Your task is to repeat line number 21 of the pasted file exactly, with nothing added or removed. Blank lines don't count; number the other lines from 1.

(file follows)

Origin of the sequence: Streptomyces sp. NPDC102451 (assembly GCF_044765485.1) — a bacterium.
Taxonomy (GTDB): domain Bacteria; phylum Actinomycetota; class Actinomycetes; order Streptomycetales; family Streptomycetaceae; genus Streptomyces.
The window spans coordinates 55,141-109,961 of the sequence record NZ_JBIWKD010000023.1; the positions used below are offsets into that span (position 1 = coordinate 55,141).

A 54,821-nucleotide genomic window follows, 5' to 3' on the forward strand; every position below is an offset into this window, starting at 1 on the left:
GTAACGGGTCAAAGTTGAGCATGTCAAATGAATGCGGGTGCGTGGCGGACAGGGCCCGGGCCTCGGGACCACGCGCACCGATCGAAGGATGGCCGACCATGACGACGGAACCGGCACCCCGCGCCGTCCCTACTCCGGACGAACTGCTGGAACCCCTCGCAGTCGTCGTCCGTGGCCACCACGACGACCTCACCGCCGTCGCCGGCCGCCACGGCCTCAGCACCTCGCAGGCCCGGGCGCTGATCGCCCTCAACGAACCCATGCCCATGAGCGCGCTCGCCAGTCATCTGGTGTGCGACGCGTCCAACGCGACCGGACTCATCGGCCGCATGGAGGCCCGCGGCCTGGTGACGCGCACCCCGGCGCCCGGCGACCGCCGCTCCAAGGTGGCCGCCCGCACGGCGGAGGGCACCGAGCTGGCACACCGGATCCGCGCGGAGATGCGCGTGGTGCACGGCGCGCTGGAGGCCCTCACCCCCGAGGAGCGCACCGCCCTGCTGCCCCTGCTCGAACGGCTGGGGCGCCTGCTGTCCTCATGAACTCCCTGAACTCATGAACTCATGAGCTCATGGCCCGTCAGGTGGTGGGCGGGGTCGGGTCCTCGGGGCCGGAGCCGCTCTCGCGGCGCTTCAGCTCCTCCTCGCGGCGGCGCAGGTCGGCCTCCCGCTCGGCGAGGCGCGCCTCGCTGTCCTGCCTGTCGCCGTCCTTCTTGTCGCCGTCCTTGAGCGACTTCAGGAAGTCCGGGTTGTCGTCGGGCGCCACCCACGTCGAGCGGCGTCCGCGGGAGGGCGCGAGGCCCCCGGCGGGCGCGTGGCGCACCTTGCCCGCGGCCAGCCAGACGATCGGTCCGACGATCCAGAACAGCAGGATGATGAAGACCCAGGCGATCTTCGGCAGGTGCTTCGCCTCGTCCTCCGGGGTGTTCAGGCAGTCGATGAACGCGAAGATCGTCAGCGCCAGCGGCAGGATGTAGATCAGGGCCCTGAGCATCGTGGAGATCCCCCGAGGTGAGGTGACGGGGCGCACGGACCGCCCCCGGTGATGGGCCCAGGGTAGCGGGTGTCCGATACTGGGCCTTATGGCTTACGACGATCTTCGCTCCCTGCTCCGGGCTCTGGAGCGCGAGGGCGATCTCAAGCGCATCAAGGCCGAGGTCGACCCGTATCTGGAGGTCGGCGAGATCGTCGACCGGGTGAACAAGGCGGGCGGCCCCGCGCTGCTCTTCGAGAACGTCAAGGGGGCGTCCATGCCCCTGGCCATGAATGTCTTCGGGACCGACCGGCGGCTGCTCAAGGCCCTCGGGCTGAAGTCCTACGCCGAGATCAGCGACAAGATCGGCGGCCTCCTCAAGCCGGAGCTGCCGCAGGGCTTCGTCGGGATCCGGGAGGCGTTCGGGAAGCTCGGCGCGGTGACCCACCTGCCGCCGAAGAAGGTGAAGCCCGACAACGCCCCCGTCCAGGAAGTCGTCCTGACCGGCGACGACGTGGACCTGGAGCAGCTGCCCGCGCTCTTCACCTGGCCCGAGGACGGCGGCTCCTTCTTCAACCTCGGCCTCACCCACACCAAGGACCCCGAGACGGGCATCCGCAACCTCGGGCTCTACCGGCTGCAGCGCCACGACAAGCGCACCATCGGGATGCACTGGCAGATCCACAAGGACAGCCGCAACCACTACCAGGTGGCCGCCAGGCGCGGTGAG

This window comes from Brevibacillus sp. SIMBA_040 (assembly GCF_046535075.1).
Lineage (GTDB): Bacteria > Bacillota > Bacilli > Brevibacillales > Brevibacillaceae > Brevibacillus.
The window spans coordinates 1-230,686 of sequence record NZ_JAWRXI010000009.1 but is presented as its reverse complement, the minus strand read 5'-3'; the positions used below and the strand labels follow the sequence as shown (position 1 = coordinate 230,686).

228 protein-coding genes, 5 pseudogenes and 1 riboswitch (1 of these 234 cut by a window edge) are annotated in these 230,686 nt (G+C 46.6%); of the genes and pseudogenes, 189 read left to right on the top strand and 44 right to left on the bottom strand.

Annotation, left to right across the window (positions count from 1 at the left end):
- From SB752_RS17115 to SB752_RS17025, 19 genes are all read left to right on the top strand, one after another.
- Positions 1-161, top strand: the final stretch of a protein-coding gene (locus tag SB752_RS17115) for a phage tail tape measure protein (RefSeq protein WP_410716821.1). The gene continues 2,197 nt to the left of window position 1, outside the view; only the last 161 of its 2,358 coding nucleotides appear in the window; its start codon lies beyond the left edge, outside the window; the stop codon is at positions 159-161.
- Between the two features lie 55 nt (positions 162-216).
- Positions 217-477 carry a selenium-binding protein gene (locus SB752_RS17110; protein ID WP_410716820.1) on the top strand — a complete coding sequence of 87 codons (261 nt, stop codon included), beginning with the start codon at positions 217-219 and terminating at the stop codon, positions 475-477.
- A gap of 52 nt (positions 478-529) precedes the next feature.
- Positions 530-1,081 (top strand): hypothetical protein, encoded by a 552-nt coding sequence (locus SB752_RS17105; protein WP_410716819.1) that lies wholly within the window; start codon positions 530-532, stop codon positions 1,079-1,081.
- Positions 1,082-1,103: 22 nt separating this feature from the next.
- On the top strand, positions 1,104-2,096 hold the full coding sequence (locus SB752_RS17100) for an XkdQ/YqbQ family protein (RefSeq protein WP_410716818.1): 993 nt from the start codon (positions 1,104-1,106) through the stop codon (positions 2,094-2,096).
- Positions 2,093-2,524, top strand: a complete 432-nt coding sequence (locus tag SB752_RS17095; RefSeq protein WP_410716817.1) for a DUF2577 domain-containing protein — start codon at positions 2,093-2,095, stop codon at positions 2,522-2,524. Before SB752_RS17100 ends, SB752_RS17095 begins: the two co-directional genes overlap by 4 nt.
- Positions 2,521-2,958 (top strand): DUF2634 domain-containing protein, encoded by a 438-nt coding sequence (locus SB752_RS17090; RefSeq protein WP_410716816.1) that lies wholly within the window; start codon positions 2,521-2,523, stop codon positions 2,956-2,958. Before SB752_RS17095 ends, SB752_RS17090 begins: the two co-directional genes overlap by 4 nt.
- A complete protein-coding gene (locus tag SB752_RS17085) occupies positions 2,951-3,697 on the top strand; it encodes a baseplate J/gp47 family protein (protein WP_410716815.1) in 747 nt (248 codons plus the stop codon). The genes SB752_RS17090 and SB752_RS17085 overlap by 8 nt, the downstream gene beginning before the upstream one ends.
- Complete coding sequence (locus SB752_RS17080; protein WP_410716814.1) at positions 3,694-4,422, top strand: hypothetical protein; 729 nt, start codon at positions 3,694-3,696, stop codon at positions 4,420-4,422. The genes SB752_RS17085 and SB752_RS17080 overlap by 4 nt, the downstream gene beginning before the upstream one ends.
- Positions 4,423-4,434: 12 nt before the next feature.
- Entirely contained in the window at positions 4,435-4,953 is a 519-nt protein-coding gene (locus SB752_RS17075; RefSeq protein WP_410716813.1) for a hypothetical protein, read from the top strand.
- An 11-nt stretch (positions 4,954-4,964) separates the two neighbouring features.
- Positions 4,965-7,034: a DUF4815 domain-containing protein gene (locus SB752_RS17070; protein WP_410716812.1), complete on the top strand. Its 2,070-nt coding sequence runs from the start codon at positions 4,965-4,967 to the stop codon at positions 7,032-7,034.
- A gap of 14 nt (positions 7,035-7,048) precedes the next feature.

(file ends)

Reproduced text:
- A complete protein-coding gene (locus tag SB752_RS17085) occupies positions 2,951-3,697 on the top strand; it encodes a baseplate J/gp47 family protein (protein WP_410716815.1) in 747 nt (248 codons plus the stop codon). The genes SB752_RS17090 and SB752_RS17085 overlap by 8 nt, the downstream gene beginning before the upstream one ends.